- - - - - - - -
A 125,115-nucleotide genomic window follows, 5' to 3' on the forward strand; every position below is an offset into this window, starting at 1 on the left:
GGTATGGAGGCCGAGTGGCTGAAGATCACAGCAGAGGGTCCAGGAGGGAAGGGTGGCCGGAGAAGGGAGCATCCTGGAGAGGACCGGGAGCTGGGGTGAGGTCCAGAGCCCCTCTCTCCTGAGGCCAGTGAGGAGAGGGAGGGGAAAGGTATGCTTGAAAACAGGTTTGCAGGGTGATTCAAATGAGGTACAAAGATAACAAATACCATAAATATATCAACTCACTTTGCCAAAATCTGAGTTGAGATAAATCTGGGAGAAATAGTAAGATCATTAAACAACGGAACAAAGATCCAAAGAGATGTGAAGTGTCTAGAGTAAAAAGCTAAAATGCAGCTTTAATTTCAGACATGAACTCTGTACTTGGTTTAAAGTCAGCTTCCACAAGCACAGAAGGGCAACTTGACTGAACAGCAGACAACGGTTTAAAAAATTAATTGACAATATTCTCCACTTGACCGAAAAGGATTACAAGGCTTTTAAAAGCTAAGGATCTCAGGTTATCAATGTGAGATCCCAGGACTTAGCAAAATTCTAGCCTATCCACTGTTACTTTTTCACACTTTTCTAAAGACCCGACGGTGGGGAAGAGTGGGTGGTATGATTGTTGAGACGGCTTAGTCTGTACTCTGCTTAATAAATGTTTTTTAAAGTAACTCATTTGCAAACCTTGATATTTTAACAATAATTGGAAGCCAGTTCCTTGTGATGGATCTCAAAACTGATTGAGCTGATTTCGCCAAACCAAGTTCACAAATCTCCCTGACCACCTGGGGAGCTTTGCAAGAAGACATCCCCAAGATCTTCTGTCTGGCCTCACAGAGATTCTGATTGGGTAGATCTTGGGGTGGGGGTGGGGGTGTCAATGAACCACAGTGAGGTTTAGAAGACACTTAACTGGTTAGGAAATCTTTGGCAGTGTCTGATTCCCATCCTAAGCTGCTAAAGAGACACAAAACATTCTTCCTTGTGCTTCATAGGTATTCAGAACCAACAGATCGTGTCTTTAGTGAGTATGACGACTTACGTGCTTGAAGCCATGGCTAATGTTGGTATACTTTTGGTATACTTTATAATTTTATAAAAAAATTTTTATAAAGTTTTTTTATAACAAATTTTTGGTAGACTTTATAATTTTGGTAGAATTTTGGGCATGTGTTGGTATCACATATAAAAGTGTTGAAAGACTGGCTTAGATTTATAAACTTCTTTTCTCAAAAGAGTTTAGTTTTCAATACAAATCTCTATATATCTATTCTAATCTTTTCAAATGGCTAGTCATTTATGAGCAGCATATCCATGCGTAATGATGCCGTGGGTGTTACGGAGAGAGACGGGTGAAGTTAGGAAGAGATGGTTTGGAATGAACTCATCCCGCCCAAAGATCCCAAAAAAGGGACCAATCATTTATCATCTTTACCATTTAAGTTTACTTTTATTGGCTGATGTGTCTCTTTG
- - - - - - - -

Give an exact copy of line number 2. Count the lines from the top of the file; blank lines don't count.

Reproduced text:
GGTATGGAGGCCGAGTGGCTGAAGATCACAGCAGAGGGTCCAGGAGGGAAGGGTGGCCGGAGAAGGGAGCATCCTGGAGAGGACCGGGAGCTGGGGTGAGGTCCAGAGCCCCTCTCTCCTGAGGCCAGTGAGGAGAGGGAGGGGAAAGGTATGCTTGAAAACAGGTTTGCAGGGTGATTCAAATGAGGTACAAAGATAACAAATACCATAAATATATCAACTCACTTTGCCAAAATCTGAGTTGAGATAAATCTGGGAGAAATAGTAAGATCATTAAACAACGGAACAAAGATCCAAAGAGATGTGAAGTGTCTAGAGTAAAAAGCTAAAATGCAGCTTTAATTTCAGACATGAACTCTGTACTTGGTTTAAAGTCAGCTTCCACAAGCACAGAAGGGCAACTTGACTGAACAGCAGACAACGGTTTAAAAAATTAATTGACAATATTCTCCACTTGACCGAAAAGGATTACAAGGCTTTTAAAAGCTAAGGATCTCAGGTTATCAATGTGAGATCCCAGGACTTAGCAAAATTCTAGCCTATCCACTGTTACTTTTTCACACTTTTCTAAAGACCCGACGGTGGGGAAGAGTGGGTGGTATGATTGTTGAGACGGCTTAGTCTGTACTCTGCTTAATAAATGTTTTTTAAAGTAACTCATTTGCAAACCTTGATATTTTAACAATAATTGGAAGCCAGTTCCTTGTGATGGATCTCAAAACTGATTGAGCTGATTTCGCCAAACCAAGTTCACAAATCTCCCTGACCACCTGGGGAGCTTTGCAAGAAGACATCCCCAAGATCTTCTGTCTGGCCTCACAGAGATTCTGATTGGGTAGATCTTGGGGTGGGGGTGGGGGTGTCAATGAACCACAGTGAGGTTTAGAAGACACTTAACTGGTTAGGAAATCTTTGGCAGTGTCTGATTCCCATCCTAAGCTGCTAAAGAGACACAAAACATTCTTCCTTGTGCTTCATAGGTATTCAGAACCAACAGATCGTGTCTTTAGTGAGTATGACGACTTACGTGCTTGAAGCCATGGCTAATGTTGGTATACTTTTGGTATACTTTATAATTTTATAAAAAAATTTTTATAAAGTTTTTTTATAACAAATTTTTGGTAGACTTTATAATTTTGGTAGAATTTTGGGCATGTGTTGGTATCACATATAAAAGTGTTGAAAGACTGGCTTAGATTTATAAACTTCTTTTCTCAAAAGAGTTTAGTTTTCAATACAAATCTCTATATATCTATTCTAATCTTTTCAAATGGCTAGTCATTTATGAGCAGCATATCCATGCGTAATGATGCCGTGGGTGTTACGGAGAGAGACGGGTGAAGTTAGGAAGAGATGGTTTGGAATGAACTCATCCCGCCCAAAGATCCCAAAAAAGGGACCAATCATTTATCATCTTTACCATTTAAGTTTACTTTTATTGGCTGATGTGTCTCTTTG